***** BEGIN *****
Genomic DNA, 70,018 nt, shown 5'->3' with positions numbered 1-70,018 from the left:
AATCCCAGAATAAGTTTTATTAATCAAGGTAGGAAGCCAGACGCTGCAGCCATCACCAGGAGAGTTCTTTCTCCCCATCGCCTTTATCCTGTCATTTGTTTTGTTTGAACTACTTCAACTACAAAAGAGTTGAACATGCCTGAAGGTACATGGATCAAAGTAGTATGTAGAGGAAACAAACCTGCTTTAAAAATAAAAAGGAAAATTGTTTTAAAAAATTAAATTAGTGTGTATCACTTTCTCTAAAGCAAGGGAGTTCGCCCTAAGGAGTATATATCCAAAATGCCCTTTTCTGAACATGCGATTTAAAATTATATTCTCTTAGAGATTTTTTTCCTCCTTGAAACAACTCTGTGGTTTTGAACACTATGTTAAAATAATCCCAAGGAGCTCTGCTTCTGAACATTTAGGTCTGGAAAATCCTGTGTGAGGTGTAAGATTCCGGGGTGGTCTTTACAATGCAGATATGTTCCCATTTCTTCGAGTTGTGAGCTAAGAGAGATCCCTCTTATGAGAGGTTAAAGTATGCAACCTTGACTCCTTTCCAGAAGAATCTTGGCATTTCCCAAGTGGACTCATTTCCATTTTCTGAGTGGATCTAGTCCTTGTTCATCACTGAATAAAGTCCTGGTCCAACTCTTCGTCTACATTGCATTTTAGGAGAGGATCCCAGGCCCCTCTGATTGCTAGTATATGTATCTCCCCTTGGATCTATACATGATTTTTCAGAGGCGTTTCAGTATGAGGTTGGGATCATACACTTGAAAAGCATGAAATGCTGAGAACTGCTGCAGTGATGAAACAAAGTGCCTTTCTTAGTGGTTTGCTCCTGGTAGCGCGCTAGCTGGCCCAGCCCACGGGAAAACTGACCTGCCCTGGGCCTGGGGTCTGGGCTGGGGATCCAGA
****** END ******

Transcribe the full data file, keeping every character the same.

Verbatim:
Genomic DNA, 70,018 nt, shown 5'->3' with positions numbered 1-70,018 from the left:
AATCCCAGAATAAGTTTTATTAATCAAGGTAGGAAGCCAGACGCTGCAGCCATCACCAGGAGAGTTCTTTCTCCCCATCGCCTTTATCCTGTCATTTGTTTTGTTTGAACTACTTCAACTACAAAAGAGTTGAACATGCCTGAAGGTACATGGATCAAAGTAGTATGTAGAGGAAACAAACCTGCTTTAAAAATAAAAAGGAAAATTGTTTTAAAAAATTAAATTAGTGTGTATCACTTTCTCTAAAGCAAGGGAGTTCGCCCTAAGGAGTATATATCCAAAATGCCCTTTTCTGAACATGCGATTTAAAATTATATTCTCTTAGAGATTTTTTTCCTCCTTGAAACAACTCTGTGGTTTTGAACACTATGTTAAAATAATCCCAAGGAGCTCTGCTTCTGAACATTTAGGTCTGGAAAATCCTGTGTGAGGTGTAAGATTCCGGGGTGGTCTTTACAATGCAGATATGTTCCCATTTCTTCGAGTTGTGAGCTAAGAGAGATCCCTCTTATGAGAGGTTAAAGTATGCAACCTTGACTCCTTTCCAGAAGAATCTTGGCATTTCCCAAGTGGACTCATTTCCATTTTCTGAGTGGATCTAGTCCTTGTTCATCACTGAATAAAGTCCTGGTCCAACTCTTCGTCTACATTGCATTTTAGGAGAGGATCCCAGGCCCCTCTGATTGCTAGTATATGTATCTCCCCTTGGATCTATACATGATTTTTCAGAGGCGTTTCAGTATGAGGTTGGGATCATACACTTGAAAAGCATGAAATGCTGAGAACTGCTGCAGTGATGAAACAAAGTGCCTTTCTTAGTGGTTTGCTCCTGGTAGCGCGCTAGCTGGCCCAGCCCACGGGAAAACTGACCTGCCCTGGGCCTGGGGTCTGGGCTGGGGATCCAGA